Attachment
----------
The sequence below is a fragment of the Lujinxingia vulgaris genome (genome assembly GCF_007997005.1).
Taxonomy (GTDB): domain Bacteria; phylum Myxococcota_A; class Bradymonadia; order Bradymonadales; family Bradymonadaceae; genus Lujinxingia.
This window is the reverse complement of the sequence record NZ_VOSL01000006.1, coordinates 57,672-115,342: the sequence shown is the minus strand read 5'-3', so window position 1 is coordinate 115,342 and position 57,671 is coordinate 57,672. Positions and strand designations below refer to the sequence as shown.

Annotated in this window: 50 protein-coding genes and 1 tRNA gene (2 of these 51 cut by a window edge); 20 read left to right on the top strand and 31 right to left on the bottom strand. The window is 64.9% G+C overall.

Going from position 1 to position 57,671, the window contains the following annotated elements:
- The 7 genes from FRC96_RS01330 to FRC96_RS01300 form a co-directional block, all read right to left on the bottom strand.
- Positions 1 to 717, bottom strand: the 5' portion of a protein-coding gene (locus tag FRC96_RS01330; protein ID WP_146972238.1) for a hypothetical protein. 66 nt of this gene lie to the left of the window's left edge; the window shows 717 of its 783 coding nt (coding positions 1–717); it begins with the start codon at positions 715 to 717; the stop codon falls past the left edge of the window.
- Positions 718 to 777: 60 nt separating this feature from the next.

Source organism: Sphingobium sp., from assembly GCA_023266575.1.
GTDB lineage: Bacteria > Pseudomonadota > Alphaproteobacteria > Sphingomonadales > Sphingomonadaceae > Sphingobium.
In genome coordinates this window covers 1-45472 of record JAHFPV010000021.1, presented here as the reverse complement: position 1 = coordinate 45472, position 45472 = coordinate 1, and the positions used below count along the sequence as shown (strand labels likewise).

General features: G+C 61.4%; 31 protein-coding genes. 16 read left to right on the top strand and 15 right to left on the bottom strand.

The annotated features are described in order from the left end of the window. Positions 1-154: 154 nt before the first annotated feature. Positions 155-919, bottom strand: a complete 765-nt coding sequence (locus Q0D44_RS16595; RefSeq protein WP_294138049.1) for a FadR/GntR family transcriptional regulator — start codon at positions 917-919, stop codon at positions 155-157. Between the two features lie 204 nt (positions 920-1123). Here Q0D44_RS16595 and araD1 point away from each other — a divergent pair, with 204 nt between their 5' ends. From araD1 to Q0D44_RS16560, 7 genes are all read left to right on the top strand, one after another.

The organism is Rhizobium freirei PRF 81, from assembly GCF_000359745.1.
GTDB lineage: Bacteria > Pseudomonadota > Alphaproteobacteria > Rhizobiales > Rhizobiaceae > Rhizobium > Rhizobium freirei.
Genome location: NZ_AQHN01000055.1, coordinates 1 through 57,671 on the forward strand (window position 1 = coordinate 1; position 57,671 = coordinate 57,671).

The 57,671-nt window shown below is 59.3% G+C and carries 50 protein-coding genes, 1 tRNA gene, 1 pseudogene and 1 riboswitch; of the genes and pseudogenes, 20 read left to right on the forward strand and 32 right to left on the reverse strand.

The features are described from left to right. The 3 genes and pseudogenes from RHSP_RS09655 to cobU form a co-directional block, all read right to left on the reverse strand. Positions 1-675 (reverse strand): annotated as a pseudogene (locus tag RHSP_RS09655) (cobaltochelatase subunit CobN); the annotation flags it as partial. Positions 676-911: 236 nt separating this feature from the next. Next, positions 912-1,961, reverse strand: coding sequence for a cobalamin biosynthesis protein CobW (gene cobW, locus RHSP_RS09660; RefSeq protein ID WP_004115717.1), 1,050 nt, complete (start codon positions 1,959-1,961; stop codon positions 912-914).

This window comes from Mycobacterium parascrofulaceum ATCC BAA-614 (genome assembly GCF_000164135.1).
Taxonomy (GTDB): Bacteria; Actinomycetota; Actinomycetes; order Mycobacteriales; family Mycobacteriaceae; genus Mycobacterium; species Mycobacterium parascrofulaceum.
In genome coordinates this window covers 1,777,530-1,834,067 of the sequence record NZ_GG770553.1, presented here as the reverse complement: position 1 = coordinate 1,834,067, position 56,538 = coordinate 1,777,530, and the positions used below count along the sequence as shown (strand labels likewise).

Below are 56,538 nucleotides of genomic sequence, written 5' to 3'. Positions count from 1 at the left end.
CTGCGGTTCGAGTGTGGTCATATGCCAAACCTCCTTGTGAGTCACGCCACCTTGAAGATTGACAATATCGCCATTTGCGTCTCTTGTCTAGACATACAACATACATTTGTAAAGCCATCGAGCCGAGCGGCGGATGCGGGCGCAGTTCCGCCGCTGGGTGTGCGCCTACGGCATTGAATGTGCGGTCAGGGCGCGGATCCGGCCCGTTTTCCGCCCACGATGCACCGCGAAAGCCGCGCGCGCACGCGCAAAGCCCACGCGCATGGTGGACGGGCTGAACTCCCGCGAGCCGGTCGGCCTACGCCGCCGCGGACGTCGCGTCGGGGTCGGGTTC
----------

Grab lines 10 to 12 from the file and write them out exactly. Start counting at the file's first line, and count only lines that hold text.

GTDB lineage: Bacteria > Pseudomonadota > Alphaproteobacteria > Sphingomonadales > Sphingomonadaceae > Sphingobium.
In genome coordinates this window covers 1-45472 of record JAHFPV010000021.1, presented here as the reverse complement: position 1 = coordinate 45472, position 45472 = coordinate 1, and the positions used below count along the sequence as shown (strand labels likewise).

General features: G+C 61.4%; 31 protein-coding genes. 16 read left to right on the top strand and 15 right to left on the bottom strand.